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Vintage Embossed Cards and Scrapbook backgrounds-DIY Tutorial

blog pictures 068 blog pictures 075Ever wanted to make something new look like it come from another era?  Want an appropriate backing for a family history photo? This faux finish idea for a vintage embossed cards is a fun way to make greeting cards, bookmarks, and gift tags and individualised scrapbook paper.

Supplies needed

Cardstock in black, white or chosen shade. Try to find 2 shades that contrast well to use together.

Embellishments ( optional and as desired)

Teabags

Embossing machine and templates

Cards or cardstock

Instructions

To make the vintage look, I aged the white and grey paper or cardstock, with cold teabags. Please note that you need to use medium thickness card or paper. If it is too thin, it will tear when soaking in the cold tea.

Add one or two teabags to boiling water about 1/2 litre or enough to cover the dish in which your cards are to soak. I used a large plastic tray. Let the tea cool to tepid.

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Place cards and paper that is going to be embossed in the tea and let soak for up  to 2 hours. You can even place the tea bag directly on it for a “aged” spot stain. This can look really effective. If you don’t place the teabag directly on the paper,  you will still get a creamy sepia kind of colour, which is a softer effect.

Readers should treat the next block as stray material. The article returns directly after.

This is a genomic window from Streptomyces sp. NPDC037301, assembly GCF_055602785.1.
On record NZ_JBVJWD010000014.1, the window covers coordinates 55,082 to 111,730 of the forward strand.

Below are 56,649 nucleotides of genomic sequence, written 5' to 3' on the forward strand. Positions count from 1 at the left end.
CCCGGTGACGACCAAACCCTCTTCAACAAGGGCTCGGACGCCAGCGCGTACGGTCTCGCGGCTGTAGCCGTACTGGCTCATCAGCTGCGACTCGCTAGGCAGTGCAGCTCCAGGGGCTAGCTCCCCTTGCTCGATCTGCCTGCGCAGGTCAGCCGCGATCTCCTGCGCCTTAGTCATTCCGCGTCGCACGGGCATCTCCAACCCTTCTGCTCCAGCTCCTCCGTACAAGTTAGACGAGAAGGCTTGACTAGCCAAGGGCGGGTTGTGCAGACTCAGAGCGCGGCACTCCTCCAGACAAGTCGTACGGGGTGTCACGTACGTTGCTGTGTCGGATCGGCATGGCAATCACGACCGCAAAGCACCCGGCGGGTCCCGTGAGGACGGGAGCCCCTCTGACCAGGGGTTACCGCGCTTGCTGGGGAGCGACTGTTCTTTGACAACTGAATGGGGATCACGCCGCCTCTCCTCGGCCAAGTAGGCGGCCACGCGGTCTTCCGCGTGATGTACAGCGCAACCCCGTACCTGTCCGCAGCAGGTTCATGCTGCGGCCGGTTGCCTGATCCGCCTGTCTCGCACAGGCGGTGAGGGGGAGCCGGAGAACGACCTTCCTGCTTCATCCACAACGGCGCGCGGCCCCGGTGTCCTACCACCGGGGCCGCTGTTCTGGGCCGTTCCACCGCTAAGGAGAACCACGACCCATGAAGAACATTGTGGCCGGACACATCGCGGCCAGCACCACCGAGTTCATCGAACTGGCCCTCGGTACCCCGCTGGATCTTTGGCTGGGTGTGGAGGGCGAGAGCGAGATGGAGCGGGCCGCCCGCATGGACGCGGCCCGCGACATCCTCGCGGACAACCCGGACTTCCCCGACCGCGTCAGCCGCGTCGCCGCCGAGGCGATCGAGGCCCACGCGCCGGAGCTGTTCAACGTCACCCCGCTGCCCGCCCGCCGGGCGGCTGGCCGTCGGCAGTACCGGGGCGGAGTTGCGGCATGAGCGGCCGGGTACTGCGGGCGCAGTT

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Dry the card on a flat surface in the sun. Some minor curling may take place, but this is no problem unless you leave it in the sun for hours and hours.

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Run the card through an embossing machine in your usual way, with your chosen embossing template.

N.B. Don’t do the embossing before soaking, otherwise the moisture will lift the embossed imprinted design and the raised impression will be lost.